The contest I'm currently participating in, the Title Rummage Sale, is similar, but it's for full-length stories and your prompt is whatever title you choose from the list of available titles. The deadline was Sunday night. This week, we're all reading each other's stories so we can vote and comment on them next week. This means that not only have I written a brand new 1500-word story, but now I get to read a bunch of brand-new 1500-5000 word stories.
I don't know about you, but for me, getting to read a bunch of new stories written by my fellow Codexians is a real treat. Also, my eyes are among the first ever to see these stories. One day, when they are published and are wowing readers the world over, I will be able to say I knew it when.
(And maybe someone will eventually say the same about one of my stories. Exciting!)
So! Bundles of writing motivation and oodles of new reading material! What's not to like? I mean, other than the problem of having more things to read when I ought to be taking more time to write, of course. But isn't that always the way?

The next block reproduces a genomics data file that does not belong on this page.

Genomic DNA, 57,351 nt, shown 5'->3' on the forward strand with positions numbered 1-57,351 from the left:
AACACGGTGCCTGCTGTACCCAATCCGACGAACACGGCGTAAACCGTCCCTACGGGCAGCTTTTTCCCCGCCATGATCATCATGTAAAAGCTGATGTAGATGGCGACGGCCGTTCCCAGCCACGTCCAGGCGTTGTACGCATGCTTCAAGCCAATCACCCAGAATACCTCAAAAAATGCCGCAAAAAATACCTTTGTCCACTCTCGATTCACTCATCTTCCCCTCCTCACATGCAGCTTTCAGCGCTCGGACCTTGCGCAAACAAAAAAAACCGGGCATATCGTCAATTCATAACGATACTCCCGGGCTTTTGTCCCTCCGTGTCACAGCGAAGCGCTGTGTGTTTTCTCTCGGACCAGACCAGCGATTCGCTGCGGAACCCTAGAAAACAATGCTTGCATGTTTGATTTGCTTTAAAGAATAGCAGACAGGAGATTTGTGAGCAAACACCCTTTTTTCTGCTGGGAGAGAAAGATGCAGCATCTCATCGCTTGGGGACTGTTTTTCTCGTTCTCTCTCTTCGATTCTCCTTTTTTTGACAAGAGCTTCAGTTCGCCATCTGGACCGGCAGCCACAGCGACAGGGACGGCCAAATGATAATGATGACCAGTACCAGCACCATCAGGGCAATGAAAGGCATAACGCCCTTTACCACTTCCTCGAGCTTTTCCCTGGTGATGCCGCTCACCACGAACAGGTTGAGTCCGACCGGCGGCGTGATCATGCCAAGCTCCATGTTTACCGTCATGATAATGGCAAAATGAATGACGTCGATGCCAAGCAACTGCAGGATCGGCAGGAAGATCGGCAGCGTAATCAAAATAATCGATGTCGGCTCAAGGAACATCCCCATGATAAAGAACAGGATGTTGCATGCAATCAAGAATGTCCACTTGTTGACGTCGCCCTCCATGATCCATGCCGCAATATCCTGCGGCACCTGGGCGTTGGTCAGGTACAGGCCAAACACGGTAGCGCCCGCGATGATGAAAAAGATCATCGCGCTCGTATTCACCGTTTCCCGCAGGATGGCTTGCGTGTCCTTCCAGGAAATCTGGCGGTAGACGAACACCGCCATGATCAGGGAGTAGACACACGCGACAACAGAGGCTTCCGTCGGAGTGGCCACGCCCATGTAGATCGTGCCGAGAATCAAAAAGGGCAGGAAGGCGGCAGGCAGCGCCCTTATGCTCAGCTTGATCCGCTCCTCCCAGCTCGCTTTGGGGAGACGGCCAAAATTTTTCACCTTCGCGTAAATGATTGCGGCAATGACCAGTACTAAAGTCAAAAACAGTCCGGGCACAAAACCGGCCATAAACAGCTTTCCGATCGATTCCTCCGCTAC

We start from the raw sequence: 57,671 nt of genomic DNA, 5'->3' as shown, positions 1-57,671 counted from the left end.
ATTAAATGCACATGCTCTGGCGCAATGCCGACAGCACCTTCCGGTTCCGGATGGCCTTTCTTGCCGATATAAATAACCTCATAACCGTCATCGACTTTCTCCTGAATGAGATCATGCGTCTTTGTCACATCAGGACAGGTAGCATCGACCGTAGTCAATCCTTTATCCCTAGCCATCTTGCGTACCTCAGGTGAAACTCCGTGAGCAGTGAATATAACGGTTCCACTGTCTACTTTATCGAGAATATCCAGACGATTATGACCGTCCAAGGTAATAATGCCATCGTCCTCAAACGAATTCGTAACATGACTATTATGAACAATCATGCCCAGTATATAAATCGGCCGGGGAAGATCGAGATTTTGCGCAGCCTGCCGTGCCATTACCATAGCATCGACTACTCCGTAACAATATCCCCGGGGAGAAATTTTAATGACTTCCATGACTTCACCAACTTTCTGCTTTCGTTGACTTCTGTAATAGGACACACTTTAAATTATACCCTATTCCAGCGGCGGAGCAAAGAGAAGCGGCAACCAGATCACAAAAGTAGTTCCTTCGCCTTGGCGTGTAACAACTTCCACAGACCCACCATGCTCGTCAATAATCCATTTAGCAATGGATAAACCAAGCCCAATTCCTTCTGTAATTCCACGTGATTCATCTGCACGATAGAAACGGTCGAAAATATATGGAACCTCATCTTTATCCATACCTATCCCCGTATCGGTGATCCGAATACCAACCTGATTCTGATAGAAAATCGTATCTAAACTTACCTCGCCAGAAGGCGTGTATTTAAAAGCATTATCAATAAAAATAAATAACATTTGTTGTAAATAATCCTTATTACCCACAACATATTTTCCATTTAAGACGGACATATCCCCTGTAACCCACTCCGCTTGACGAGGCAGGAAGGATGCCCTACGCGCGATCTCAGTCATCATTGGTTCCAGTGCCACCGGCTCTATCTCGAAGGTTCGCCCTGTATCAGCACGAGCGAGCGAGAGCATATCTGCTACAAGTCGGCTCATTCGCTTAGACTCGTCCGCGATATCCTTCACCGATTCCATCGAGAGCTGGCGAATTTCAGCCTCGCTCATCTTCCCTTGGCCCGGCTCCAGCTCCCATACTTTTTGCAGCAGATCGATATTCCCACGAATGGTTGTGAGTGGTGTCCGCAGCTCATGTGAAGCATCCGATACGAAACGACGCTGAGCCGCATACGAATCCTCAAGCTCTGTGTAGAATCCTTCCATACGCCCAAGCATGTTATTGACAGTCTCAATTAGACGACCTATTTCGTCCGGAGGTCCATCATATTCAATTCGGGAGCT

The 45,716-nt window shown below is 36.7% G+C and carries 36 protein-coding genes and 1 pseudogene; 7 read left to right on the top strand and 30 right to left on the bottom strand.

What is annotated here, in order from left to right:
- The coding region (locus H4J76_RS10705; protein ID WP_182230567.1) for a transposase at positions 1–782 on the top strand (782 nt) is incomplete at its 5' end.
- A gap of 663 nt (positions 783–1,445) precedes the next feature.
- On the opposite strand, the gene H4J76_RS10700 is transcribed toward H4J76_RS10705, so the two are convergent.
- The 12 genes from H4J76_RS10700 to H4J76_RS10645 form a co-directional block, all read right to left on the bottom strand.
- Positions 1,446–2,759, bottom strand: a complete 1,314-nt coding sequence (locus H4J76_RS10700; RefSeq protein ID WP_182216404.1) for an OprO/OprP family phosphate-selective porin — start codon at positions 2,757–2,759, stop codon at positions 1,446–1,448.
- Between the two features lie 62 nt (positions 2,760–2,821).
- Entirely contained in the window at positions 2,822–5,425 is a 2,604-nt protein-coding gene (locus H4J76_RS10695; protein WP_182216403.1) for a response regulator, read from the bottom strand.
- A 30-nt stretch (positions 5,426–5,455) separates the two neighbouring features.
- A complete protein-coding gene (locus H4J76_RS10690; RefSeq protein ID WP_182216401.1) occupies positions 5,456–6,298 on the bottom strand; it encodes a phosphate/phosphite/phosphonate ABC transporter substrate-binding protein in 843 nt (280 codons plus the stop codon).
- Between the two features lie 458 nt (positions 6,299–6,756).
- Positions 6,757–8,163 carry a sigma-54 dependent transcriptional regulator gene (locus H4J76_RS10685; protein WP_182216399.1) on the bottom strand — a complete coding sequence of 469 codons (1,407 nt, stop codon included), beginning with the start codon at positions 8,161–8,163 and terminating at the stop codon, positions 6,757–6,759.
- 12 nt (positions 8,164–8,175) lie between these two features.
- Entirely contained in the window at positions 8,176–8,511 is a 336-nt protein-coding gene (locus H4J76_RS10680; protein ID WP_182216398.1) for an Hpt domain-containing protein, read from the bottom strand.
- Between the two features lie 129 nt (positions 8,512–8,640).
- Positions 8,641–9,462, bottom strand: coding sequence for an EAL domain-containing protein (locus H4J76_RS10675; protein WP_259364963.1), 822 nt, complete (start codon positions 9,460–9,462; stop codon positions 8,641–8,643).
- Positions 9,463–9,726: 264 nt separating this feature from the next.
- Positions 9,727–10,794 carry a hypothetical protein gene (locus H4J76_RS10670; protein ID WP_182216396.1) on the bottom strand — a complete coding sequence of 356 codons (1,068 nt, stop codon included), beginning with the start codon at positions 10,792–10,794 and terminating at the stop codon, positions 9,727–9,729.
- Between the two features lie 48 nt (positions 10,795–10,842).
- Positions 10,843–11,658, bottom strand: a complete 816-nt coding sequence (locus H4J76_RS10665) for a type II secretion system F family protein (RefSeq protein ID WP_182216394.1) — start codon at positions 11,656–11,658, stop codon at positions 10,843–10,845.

a fictionette, a typewriter, and a new occasion for carpet snow-angels
- 779 words (if poetry, lines) long
Ok! So. Got a Friday Fictionette for you. It's the one for May 1, so I've still got last week's and this week's to go before I'm all caught up. But! I have been doing all sorts of catching up things, and then some.
First things first. The May 1 Friday Fictionette is called "To Come Before The Queen" (click for excerpt and also links to full versions). At 779 words, it's probably the shortest one I've posted yet. Any shorter and it would feel like a waste of time to publish an excerpt. But it's precise. Once I had the basic structure and story in mind, I set myself the challenge of writing only half the dialogue such that the other half could be inferred. It's a neat exercise, and it forces you to really think about word choice.